With a new job awaiting him in Oklahoma, Mike Chitwood reflects on his controversial 17-year career with the Philadelphia Police Department.
Photographs by Jeff Fusco
"I'm calling," Mike Chitwood says into his cell phone, "to see if I can rent a truck for a one-way trip to Oklahoma."
Chitwood is driving south on Broad, toward home. He's put in a 14-hour shift, and his eyes are heavy. But he's smiling.
"I want to drive a truck to Shawnee, Okla.," he continues, "and leave it there. How much would that cost me?"
He listens to the response, snaps his phone shut and states the obvious. "Looks like I'm going," he says. "I'm gonna do it. I'm gonna go to Oklahoma."
Among many of his fellow officers, the departure of Philadelphia Police Lt. Michael Chitwood will be cause for mourning. If he wants to become police chief in Shawnee, Okla., they'll say, more power to him. But they wish he'd stay.
The 41-year-old Chitwood holds 58 departmental commendations for meritorious service, bravery, valor and heroism. In 17 years on the job he took part in two shootings-the perps missed; he didn't-and engendered a loyalty from his subordinates normally reserved for football coaches.
The police officers who worked under him during a short stint on South Street in the summer of 2001 say arrests rose dramatically when he was on that beat. The police captain who oversaw Chitwood's work in the Southwest Division says they led the department in arrests and solving cases during his time there.
"I'm not saying that was all due to Mike Chitwood," says Capt. Stephen Glenn. "But his enthusiasm is contagious. A guy like him gets everyone's competitive juices flowing."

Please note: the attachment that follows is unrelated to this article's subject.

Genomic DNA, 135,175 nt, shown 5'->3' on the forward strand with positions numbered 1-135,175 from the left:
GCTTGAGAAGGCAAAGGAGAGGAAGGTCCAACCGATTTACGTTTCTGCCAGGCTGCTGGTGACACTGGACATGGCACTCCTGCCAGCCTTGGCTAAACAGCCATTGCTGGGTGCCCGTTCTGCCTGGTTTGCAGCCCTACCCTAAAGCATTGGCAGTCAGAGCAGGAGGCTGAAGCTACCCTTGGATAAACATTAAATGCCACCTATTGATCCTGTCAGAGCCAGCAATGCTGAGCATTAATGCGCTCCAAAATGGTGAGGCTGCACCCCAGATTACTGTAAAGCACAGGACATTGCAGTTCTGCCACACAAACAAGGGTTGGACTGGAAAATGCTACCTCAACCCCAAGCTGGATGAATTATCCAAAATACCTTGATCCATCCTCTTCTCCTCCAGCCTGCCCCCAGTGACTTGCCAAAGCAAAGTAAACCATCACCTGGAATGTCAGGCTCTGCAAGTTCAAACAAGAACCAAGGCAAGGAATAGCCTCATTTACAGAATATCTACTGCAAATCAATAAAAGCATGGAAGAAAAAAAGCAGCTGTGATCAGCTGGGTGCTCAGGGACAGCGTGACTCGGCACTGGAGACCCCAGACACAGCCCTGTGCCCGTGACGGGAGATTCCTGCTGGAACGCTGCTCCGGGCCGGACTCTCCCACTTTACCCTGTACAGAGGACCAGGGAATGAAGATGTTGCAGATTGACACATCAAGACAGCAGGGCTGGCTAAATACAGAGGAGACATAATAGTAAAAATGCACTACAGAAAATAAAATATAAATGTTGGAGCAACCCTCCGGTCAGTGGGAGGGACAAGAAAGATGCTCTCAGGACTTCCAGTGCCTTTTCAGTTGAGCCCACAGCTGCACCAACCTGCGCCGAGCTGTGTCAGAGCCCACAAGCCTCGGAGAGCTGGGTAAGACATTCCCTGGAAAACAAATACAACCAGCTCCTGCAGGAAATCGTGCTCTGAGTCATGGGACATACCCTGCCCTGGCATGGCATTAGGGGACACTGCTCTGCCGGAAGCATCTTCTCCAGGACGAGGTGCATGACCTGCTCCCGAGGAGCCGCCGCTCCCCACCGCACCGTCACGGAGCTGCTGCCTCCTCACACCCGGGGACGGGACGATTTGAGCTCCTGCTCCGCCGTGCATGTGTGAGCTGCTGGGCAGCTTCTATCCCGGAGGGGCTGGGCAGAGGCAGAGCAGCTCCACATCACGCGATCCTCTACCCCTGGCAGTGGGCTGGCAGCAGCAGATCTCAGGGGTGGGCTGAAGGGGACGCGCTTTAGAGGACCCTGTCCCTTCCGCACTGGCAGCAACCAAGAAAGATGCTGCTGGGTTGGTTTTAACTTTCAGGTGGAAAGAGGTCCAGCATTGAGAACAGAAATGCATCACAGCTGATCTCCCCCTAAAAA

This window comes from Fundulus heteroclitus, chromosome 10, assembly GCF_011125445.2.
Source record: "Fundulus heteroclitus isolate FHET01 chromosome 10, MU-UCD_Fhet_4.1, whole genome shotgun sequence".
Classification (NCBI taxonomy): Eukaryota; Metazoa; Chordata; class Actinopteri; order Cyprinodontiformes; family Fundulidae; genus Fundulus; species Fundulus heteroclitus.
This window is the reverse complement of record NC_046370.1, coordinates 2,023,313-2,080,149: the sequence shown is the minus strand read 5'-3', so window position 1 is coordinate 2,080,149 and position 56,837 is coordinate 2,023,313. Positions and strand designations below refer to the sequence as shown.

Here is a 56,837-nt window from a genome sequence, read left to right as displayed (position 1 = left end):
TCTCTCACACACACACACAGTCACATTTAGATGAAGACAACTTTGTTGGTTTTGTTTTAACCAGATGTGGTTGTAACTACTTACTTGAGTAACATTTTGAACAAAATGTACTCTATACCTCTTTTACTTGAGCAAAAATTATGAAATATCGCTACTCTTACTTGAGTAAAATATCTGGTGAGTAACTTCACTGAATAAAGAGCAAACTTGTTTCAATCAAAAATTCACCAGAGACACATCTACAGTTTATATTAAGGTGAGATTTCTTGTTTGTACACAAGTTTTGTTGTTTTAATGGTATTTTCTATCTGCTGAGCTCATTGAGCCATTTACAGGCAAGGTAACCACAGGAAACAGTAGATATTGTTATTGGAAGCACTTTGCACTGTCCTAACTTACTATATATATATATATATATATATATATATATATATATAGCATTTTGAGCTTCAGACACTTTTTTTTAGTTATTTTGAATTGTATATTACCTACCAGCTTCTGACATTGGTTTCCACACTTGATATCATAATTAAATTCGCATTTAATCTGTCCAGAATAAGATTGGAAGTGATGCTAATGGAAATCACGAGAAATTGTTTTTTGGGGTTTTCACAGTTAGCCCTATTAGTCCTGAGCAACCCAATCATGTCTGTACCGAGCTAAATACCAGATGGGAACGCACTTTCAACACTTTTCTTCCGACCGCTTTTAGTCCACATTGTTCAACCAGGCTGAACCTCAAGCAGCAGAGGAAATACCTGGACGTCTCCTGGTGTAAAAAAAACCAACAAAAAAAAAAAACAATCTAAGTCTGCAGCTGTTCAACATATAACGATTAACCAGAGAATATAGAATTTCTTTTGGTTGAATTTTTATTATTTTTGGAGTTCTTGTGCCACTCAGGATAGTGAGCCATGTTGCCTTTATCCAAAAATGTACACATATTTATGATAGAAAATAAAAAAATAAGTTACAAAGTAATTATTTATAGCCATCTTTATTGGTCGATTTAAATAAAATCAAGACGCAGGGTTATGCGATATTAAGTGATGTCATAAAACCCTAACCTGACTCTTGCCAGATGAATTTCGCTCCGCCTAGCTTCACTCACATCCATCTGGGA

But when PW tried to substantiate this praise through the Police Department, all statistics requests related to Chitwood were refused.
"When I put that request in, they're gonna ask what it's about," said Police Inspector Bill Colarulo, referring to the stats department. "When they hear it's a story on Chitwood, they're not gonna do it. To get a request like that for a fluff piece on Chitwood, they'll freak out."
Of course if the numbers bore out Chitwood's performance, they could demonstrate the impact one cop can have on the community he serves. Within the Police Department such stats could motivate malingerers or set a bar for young, aggressive cops to clear. But when Chitwood's name is invoked, common sense dissolves like a donut left soaking in coffee.
While some cops view Chitwood as a dedicated, driven capital-"S" Super Cop, others see him as a hot dog who uses the long arm of the media to give himself a highly publicized pat on the back.
Assemble stats to show what a good cop he is? No way. (See "Watching the Detectives")
As a result, even as he leaves Philadelphia to become police chief in the unlikely town of Shawnee, Okla., Mike Chitwood illuminates the highs and lows of the Philadelphia Police Department-from the promise of what a badge can mean at its best to the tension that can mount when one of those badges gleams too brightly.
A Chip off the Old Cop
When Mike Chitwood reaches his home on South Philly's Mole Street and opens the screen door, a FedEx package flops onto his stoop.
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